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Shen Buhai

Shen Buhai
Chinese 申不害

Shen Buhai (Chinese: 申不害; died 337 BC) was a Chinese bureaucrat who was the Chancellor of Han under Marquis Zhao of Han from 351 BC to 337 BC. Shen was born in the State of Zheng; he was likely to have been a minor official for the State of Zheng. After Han conquered Zheng in 375 BC, he rose up in the ranks of the Han officialdom.

Shen Buhai was the earliest known political philosopher to have been influenced by Huang-Lao,[1] combining political methodology with Taoistic thought. But as an innovator of administrative bureaucracy he became known as a Legalist. He is credited with writing the Shenzi. Shen Buhai successfully reformed the bureaucracy in the State of Han; his reforms would later be copied by other states. He died of natural causes while in office.


  • Philosophy 1
  • Historiography 2
  • Shenzi 3
  • References 4
  • External links 5


Shen was chiefly concerned with government administration through the use of bureaucracy. His system required a strong ruler at the center. Shen Buhai believed that the ideal ruler should remain distant from his officials, keeping his innermost thoughts secret and maintaining an independence of thought. According to Shen, the ruler needed to be the loneliest person in the world.

Shen Buhai believed the greatest threat to a ruler's power came from within. Threats from powerful, independent ministers were more dangerous than threats from external forces, and championed Shu (術 administrative methods/techniques). Shen advocated for equally applied checks against the power of officials, touted the primacy of finding the right person for the job (xingming 刑名), and evaluated officials based on skill, achievement and seniority. He also encouraged routine assessments of officials.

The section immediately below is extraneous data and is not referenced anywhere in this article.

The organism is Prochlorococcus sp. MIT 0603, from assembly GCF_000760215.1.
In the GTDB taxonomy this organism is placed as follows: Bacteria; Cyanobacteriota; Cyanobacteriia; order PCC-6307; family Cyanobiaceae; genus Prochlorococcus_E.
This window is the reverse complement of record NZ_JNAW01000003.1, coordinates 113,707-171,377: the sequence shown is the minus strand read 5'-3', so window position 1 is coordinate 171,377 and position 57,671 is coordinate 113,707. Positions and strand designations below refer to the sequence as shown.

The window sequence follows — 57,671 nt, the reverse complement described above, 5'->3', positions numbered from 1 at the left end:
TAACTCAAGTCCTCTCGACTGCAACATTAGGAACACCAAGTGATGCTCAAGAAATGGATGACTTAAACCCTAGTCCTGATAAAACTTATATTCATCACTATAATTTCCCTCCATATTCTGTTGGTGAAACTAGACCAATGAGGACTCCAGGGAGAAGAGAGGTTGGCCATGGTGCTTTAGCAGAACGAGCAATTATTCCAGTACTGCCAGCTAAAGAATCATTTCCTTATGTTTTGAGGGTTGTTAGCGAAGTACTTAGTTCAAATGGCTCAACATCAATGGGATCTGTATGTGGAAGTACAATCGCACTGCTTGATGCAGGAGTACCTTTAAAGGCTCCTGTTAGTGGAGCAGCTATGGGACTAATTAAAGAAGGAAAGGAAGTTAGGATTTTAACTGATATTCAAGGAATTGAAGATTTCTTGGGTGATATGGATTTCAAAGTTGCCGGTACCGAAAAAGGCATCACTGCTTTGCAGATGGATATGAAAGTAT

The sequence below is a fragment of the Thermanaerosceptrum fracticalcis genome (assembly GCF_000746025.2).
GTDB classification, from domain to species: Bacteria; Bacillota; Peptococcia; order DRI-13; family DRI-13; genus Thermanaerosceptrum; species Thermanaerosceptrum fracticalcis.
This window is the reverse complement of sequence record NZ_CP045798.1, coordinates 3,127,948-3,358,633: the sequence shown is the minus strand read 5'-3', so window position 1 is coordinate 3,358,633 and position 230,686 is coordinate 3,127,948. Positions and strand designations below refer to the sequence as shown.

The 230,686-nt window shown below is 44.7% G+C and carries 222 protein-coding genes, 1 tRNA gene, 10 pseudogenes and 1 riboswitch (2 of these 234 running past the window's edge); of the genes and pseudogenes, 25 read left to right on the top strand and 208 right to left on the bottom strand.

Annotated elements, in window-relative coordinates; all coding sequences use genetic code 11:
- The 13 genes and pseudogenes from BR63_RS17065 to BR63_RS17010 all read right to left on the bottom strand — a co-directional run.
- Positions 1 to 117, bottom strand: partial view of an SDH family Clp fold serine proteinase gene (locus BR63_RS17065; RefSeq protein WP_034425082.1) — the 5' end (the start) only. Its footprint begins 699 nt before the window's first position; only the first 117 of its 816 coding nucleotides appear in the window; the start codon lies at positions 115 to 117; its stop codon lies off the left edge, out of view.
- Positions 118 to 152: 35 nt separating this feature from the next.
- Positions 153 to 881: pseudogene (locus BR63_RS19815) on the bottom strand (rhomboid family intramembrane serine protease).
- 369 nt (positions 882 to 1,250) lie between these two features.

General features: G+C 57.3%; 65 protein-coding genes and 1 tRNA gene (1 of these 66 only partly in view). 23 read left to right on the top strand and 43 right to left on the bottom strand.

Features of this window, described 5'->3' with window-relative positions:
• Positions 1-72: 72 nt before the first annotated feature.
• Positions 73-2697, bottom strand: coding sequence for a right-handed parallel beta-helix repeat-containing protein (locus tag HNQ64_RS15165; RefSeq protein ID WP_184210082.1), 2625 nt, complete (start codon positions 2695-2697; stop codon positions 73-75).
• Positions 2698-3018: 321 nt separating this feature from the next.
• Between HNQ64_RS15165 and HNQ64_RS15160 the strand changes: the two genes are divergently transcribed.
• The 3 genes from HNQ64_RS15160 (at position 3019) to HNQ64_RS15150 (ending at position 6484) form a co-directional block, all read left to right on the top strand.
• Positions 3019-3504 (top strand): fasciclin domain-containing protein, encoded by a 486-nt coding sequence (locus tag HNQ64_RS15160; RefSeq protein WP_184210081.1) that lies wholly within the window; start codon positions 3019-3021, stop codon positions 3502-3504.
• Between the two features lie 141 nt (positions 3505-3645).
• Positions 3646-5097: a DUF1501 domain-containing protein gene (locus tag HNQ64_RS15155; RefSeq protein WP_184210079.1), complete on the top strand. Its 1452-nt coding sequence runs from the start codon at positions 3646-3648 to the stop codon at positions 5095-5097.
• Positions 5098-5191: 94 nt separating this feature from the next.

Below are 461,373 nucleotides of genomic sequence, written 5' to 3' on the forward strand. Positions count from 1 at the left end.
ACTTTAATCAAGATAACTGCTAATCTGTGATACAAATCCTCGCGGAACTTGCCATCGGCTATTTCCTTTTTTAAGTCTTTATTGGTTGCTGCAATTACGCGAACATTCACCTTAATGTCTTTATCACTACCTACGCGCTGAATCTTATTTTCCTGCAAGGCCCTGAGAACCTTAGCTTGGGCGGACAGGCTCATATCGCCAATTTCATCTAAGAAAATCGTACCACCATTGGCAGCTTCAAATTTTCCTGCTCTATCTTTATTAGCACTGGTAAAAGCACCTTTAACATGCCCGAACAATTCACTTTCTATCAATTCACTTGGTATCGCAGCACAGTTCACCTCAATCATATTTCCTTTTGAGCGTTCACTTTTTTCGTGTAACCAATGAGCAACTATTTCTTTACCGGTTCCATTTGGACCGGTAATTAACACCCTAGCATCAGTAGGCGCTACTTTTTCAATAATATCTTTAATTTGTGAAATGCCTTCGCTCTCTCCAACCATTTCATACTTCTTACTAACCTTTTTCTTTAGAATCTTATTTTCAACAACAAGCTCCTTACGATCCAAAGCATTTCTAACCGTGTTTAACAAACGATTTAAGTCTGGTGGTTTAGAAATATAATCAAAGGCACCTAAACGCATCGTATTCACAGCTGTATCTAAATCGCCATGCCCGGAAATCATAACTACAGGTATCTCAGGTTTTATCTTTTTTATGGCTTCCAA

Earlier modern scholars suggested that Shen's legalism blended with Taoism. Shen Buhai promulgated his own concept of wu wei, but he uses the terms differently and makes no reference to metaphysics, but only administration. In Shen's case, he believed that rulers maximized power by exercising it as little as possible, and encouraged rulers to limit their scope, leaving the details of administration to capable ministers.


Shen Buhai was criticized by both Confucians and Legalists. Unlike the Confucians, he never mentioned virtue; unlike the Shang Yang wing of the Legalists, he never mentioned Fa (Law). The Confucian Xun Zi strongly criticized Shen Buhai's emphasis on secrecy and lack of trust in ministers. The legalist Han Fei criticized Shen for paying too much attention to methodology at the expense of laws.

Although Shen Buhai was later linked inseparably with the Legalists, it was Hanfei who merged the ideas of Shen Buhai with those of Shang Yang. In 141 BC, under the reign of Emperor Wu of Han, Shen Buhai's name was listed with other legalist thinkers whose ideas were officially banned from the government; from that point on, scholarship on the ideas of Shen Buhai went into a steep decline.


Shen Buhai was known for his cryptic writing style. He was credited with writing a now extinct two chapter text, the Shenzi (申子). During the Han Dynasty, the compilation was organized into two outer chapters, and six inner chapters, but the admeasurement might be different as time goes by. The last mention of this work occurred in 1616, some scholars believe his work did not survived. During the Qing Dynasty, three major attempts were made to reconstruct the contents of this work. The only traces of this work remain in surviving texts which quote from the Shenzi in Qunshu Zhiyao, compiled in 631, and Yilin, compiled around 786.[2]


  1. ^ Rickett, Guanzi (1985) p.15
  2. ^ 申不害
  • Duyvendak, J.J.L., The Book of Lord Shang: Translated From the Chinese with Notes by J.J.L. Duyvendak.
  • Creel, Herrlee G., The Origins of Statecraft in China. ISBN 0-226-12043-0
  • Creel, Herrlee G., Shen Pu-hai: A Chinese Political Philosopher of the Fourth Century B.C. ISBN 0-226-12027-9
  • Pan, Fuen, "Shen Buhai". Encyclopedia of China (Philosophy Edition), 1st ed.
  • Zhang, Guohua, "Shen Buhai". Encyclopedia of China (Law Edition), 1st ed.
  • Li, Shen, "Shenzi". Encyclopedia of China (Chinese History Edition), 1st ed.

External links

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